A comprehensive and informative site for mothers who want to learn about uterine prolapse,
and find ways to deal with pain and stress of this condition.



The Symptoms of Uterine Prolapse

By Kristi Patrice Carter

Uterine prolapse, a condition in which the uterus (womb) is weakened and eventually collapses into the vaginal canal, is usually the result of difficult or multiple childbirths. During pregnancy, the ligaments and muscles that hold the womb in place become stretched or slack, which causes the uterus to sag or droop.

Obesity, chronic coughing, and abdominal or pelvic tumors can also cause a prolapsed uterus or pelvic relaxation, conditions which rarely affect younger women. The severity of a prolapsed uterus is much more likely to progress over time following the post-reproductive years, and may be caused by multiple or difficult pregnancies. The deprivation of estrogen that occurs after menopause may also contribute to the weakening of the pelvic muscles.

The classic symptoms of a prolapsed uterus include:

- Difficulty having bowel movements

- Difficulty walking

- Difficulty urinating

- Pain in the lower back area

- Pain during sexual intercourse

- Pressure in the pelvis or a feeling of fullness

- The sensation that something is about to fall out of the vagina

Symptoms that require immediate medical attention include:

- Bowel obstructions

- Continual, worsening back pain

- Incontinence

- Increasing difficulty walking or standing

- Rectal urgency, a continual sensation or urge to have a bowel movement

- The ability to feel the cervix pressing against the vaginal canal

- Uterine prolapse, the uterus has actually completely come out of the vagina

There are other medical conditions that cause a weakening of the muscles that hold the uterus in its proper place and may possibly lead to uterine prolapse. These conditions include:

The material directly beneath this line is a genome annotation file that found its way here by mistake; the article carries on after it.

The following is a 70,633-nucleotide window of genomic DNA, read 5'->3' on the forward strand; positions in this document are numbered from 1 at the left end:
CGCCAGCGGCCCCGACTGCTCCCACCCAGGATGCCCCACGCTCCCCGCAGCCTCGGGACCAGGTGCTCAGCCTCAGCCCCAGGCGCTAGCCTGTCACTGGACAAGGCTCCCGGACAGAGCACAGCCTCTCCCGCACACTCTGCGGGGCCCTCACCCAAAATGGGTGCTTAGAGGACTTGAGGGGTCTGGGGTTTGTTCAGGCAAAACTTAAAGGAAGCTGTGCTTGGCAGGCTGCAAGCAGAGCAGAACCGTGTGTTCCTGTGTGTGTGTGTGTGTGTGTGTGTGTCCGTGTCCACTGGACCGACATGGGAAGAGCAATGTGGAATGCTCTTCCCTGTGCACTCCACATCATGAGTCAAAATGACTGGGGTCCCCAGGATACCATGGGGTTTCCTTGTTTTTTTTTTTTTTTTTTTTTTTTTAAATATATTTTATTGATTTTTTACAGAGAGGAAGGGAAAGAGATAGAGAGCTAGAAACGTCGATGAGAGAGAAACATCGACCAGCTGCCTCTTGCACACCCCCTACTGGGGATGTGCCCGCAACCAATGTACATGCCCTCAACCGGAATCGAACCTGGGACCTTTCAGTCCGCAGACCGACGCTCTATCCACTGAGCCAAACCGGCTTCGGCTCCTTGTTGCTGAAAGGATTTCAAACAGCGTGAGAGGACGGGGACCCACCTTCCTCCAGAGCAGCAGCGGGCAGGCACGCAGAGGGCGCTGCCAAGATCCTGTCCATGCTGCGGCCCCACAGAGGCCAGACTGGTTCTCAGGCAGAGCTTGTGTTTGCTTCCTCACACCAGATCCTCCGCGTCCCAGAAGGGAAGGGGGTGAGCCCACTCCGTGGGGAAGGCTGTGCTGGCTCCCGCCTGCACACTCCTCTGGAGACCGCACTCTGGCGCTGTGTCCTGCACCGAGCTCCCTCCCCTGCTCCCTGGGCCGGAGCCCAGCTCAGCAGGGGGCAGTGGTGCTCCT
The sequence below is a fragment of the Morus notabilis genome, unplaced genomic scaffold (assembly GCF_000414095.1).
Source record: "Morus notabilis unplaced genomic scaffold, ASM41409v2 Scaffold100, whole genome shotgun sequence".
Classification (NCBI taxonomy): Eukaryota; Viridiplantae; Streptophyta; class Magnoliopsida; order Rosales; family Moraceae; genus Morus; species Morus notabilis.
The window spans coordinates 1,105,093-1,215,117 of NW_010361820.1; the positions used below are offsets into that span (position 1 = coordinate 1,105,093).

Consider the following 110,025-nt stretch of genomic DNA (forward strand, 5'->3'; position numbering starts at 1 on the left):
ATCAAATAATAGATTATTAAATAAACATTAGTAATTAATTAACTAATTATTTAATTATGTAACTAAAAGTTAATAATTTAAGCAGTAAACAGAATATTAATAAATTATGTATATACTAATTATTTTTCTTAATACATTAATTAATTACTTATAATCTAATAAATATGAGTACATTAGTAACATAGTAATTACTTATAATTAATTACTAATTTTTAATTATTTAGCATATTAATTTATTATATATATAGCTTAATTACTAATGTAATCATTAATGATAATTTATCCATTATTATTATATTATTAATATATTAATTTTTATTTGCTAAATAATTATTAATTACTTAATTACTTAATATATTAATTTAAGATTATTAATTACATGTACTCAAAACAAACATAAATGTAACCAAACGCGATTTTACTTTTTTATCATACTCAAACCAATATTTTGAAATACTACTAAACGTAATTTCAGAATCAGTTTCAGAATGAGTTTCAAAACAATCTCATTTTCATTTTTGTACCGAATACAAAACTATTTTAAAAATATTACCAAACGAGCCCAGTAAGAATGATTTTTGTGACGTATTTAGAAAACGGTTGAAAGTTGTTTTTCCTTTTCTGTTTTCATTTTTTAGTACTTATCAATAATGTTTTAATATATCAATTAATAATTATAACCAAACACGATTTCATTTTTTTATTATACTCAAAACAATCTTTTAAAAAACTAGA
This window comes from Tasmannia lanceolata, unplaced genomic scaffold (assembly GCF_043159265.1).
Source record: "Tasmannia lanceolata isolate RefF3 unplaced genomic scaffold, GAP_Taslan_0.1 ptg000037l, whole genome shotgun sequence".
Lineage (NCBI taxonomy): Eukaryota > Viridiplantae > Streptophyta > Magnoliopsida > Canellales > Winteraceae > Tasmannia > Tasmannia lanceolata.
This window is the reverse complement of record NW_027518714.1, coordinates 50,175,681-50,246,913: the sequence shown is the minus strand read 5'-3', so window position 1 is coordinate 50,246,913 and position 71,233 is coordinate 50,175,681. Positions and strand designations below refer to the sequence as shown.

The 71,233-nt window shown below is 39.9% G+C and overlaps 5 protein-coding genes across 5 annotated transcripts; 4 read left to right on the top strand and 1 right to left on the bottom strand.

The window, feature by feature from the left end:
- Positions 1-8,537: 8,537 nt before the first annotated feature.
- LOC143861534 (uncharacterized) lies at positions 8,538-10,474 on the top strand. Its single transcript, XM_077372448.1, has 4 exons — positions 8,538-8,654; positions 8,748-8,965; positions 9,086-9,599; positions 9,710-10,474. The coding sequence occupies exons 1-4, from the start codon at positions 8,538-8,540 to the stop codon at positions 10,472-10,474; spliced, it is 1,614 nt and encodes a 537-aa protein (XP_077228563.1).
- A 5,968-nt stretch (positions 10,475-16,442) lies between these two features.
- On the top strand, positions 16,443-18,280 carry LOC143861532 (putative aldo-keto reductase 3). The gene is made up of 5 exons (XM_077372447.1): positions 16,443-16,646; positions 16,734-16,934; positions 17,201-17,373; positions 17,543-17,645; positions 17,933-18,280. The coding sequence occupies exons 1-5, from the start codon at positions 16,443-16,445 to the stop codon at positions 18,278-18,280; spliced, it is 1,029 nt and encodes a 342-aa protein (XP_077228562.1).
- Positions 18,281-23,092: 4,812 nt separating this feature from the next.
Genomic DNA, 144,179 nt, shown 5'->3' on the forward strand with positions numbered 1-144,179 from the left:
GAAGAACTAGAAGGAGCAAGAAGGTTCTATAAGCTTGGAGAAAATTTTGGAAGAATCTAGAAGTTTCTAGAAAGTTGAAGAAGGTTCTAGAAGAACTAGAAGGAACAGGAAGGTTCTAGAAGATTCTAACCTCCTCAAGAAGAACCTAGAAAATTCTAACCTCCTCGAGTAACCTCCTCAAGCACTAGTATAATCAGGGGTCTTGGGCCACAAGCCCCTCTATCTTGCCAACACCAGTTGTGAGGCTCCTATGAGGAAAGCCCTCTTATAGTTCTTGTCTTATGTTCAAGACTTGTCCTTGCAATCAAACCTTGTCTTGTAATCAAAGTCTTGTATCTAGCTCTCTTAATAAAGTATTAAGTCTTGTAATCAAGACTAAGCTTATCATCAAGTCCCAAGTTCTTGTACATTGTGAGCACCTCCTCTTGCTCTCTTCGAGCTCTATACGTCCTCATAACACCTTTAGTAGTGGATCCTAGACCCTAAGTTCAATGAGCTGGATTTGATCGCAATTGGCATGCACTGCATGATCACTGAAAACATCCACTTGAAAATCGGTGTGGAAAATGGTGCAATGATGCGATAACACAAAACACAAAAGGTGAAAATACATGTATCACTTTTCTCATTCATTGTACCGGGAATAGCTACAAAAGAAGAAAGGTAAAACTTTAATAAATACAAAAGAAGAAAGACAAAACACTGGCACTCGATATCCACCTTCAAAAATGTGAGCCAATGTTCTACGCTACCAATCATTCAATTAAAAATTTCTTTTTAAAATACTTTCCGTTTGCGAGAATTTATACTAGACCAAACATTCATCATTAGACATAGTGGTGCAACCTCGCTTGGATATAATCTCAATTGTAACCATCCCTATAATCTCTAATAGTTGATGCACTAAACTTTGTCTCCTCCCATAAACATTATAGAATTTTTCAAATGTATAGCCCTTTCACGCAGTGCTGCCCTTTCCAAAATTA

- Cystocele: A cystocele is a herniation of the vaginal wall caused by a part of the bladder that is pressing into the vagina. This herniation causes a bulge in the walls of the vagina and may lead to symptoms such as incontinence, urinary frequency, and urgency.

- Enterocele: An enterocele is a herniation of the upper, rear vaginal wall. A small section of the bowel pushes, or bulges into the vagina causing a distinct pulling sensation, and backaches while standing. Symptoms of an enterocele are usually relieved from lying down.

- Rectocele: A rectocele is a herniation of the lower, rear vaginal wall. A portion of the rectum bulges or pushes into the vagina making bowel movement increasingly difficult. In severe cases, pressure needs to be applied to the inside of the vagina in order to facilitate a bowel movement.

The evidence of classic symptoms along with the patient’s history are usually enough to suggest the presence of a prolapsed uterus. However, to accurately diagnose the condition, a complete medical history along with a physical examination of the pelvic region will be necessary. In many instances it is necessary to perform multiple examinations to determine the extent of the condition, and to determine which organs may be involved.

Other tests to detect specific conditions or to rule out underlying causes may be necessary to diagnose uterine prolapse, including a renal sonogram, and an ultrasound, which are imaging tests that create pictures of the internal organs using sound waves.